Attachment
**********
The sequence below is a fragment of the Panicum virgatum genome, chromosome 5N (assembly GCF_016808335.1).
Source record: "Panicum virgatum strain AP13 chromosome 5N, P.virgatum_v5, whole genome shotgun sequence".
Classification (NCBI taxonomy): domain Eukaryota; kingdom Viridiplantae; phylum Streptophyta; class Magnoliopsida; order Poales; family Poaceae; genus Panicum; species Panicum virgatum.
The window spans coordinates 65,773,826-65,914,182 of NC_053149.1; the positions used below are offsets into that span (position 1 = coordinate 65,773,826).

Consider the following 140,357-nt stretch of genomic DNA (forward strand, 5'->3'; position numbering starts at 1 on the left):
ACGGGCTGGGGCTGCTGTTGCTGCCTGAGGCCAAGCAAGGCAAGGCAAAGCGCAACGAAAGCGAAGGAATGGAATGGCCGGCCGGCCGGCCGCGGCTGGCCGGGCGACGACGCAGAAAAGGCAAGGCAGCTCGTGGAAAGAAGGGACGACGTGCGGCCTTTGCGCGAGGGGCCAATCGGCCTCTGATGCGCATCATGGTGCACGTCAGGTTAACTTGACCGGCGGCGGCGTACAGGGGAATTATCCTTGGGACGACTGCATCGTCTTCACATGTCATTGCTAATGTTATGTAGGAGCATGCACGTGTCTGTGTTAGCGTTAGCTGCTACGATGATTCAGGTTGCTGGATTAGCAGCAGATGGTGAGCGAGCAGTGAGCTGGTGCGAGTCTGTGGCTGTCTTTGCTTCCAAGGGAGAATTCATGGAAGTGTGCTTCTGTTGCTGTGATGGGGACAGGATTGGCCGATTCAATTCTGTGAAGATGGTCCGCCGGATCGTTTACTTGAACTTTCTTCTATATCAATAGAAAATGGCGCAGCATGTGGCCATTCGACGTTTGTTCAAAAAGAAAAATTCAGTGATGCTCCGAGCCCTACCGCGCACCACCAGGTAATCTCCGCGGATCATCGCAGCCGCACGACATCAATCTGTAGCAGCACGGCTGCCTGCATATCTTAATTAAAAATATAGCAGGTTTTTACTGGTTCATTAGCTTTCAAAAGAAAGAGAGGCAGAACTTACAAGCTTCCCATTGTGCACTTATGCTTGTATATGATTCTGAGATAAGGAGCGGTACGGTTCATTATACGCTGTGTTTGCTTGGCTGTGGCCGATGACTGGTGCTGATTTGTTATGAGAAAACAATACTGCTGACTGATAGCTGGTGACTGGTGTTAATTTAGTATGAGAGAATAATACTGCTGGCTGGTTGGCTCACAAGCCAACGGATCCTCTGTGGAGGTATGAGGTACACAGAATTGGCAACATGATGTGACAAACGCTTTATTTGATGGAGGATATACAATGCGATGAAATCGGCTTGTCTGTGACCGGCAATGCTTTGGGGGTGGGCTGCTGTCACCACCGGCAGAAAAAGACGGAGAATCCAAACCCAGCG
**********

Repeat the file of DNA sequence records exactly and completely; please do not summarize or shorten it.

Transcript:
The sequence below is a fragment of the Panicum virgatum genome, chromosome 5N (assembly GCF_016808335.1).
Source record: "Panicum virgatum strain AP13 chromosome 5N, P.virgatum_v5, whole genome shotgun sequence".
Classification (NCBI taxonomy): domain Eukaryota; kingdom Viridiplantae; phylum Streptophyta; class Magnoliopsida; order Poales; family Poaceae; genus Panicum; species Panicum virgatum.
The window spans coordinates 65,773,826-65,914,182 of NC_053149.1; the positions used below are offsets into that span (position 1 = coordinate 65,773,826).

Consider the following 140,357-nt stretch of genomic DNA (forward strand, 5'->3'; position numbering starts at 1 on the left):
ACGGGCTGGGGCTGCTGTTGCTGCCTGAGGCCAAGCAAGGCAAGGCAAAGCGCAACGAAAGCGAAGGAATGGAATGGCCGGCCGGCCGGCCGCGGCTGGCCGGGCGACGACGCAGAAAAGGCAAGGCAGCTCGTGGAAAGAAGGGACGACGTGCGGCCTTTGCGCGAGGGGCCAATCGGCCTCTGATGCGCATCATGGTGCACGTCAGGTTAACTTGACCGGCGGCGGCGTACAGGGGAATTATCCTTGGGACGACTGCATCGTCTTCACATGTCATTGCTAATGTTATGTAGGAGCATGCACGTGTCTGTGTTAGCGTTAGCTGCTACGATGATTCAGGTTGCTGGATTAGCAGCAGATGGTGAGCGAGCAGTGAGCTGGTGCGAGTCTGTGGCTGTCTTTGCTTCCAAGGGAGAATTCATGGAAGTGTGCTTCTGTTGCTGTGATGGGGACAGGATTGGCCGATTCAATTCTGTGAAGATGGTCCGCCGGATCGTTTACTTGAACTTTCTTCTATATCAATAGAAAATGGCGCAGCATGTGGCCATTCGACGTTTGTTCAAAAAGAAAAATTCAGTGATGCTCCGAGCCCTACCGCGCACCACCAGGTAATCTCCGCGGATCATCGCAGCCGCACGACATCAATCTGTAGCAGCACGGCTGCCTGCATATCTTAATTAAAAATATAGCAGGTTTTTACTGGTTCATTAGCTTTCAAAAGAAAGAGAGGCAGAACTTACAAGCTTCCCATTGTGCACTTATGCTTGTATATGATTCTGAGATAAGGAGCGGTACGGTTCATTATACGCTGTGTTTGCTTGGCTGTGGCCGATGACTGGTGCTGATTTGTTATGAGAAAACAATACTGCTGACTGATAGCTGGTGACTGGTGTTAATTTAGTATGAGAGAATAATACTGCTGGCTGGTTGGCTCACAAGCCAACGGATCCTCTGTGGAGGTATGAGGTACACAGAATTGGCAACATGATGTGACAAACGCTTTATTTGATGGAGGATATACAATGCGATGAAATCGGCTTGTCTGTGACCGGCAATGCTTTGGGGGTGGGCTGCTGTCACCACCGGCAGAAAAAGACGGAGAATCCAAACCCAGCG